Anwar al-Awlaki (also spelled al-Aulaqi) was never charged with a crime. Despite the lack of charges and trials, the US government executed the American-born citizen in a targeted drone strike in Yemen on September 30, 2011. The same drone strike killed fellow American Samir Khan. Al-Awlaki’s 16 year-old son Adulrahman was killed in another strike a few weeks later, making three American murdered by their own government without any pretense of trial or due process.
The assassination became a public controversy during John Brennan‘s nomination to the head of the Central Intelligence Agency after his time as President Obama’s counterterrorism adviser. The New York Times ran a story based on interviews with various anonymous administration officials on Sunday, March 9, prompting accusations of serving as a mouthpiece for government propaganda.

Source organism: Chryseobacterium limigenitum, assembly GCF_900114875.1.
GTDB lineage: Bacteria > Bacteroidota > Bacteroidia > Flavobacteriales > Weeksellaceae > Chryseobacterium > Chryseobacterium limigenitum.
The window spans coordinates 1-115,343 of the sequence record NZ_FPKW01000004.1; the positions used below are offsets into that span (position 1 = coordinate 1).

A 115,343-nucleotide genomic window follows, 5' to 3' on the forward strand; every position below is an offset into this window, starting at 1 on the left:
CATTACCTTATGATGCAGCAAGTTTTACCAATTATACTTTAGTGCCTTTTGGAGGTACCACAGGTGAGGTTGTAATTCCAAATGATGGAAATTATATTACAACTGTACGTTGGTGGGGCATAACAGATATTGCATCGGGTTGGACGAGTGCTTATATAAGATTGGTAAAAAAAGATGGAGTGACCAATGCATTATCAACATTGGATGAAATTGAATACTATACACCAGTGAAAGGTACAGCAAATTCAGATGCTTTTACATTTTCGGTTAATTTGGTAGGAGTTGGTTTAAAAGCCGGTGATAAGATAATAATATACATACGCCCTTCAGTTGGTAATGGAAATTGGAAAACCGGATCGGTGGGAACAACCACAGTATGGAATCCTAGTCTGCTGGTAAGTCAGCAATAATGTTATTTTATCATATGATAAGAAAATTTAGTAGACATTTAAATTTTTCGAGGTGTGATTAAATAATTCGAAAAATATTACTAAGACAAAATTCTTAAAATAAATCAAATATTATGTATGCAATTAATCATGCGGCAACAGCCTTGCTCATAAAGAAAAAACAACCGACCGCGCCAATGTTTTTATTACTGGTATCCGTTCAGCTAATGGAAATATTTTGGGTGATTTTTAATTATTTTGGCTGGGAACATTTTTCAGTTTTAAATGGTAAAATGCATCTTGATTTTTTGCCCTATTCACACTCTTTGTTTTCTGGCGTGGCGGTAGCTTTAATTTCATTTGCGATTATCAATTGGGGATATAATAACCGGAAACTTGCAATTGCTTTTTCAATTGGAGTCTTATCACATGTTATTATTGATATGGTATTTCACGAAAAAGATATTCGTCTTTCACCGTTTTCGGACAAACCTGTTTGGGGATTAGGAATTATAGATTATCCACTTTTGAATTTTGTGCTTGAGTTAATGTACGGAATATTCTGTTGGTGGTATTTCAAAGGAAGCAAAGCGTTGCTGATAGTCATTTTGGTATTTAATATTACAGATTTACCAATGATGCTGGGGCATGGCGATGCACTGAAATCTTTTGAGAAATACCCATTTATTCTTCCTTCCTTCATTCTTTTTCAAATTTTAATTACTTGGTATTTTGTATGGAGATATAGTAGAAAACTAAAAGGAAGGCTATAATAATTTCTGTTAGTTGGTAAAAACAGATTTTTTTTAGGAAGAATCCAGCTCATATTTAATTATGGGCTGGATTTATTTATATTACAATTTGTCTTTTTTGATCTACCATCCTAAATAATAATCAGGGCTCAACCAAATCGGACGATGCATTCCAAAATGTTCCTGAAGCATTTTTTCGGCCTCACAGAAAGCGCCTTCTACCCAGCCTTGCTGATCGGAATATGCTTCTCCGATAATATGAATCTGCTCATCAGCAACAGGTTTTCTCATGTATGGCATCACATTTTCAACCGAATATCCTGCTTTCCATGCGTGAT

The ACLU and Center for Constitutional Rights issued a joint statement blasting the Times’ article as “the latest in a series of one-sided, selective disclosures that prevent meaningful public debate and legal or even political accountability for the government’s killing program.”
Charlie Savage and Scott Shane, the Times reporters who wrote the article, uncritically describe Al-Awlaki using the government’s words. They call him “a senior operative in Al-Qaeda’s branch in Yemen” and a terrorist leader,” yet Fairness and Accuracy in Reporting noted both accusations remain unproven and dubious. The ACLU’s statement goes on to correctly point out:
Government officials have made serious allegations against Anwar al-Aulaqi, but allegations are not evidence, and the whole point of the Constitution’s due process clause is that a court must distinguish between the two. If the government has evidence that Al-Aulaqi posed an imminent threat at the time it killed him, it should present that evidence to a court….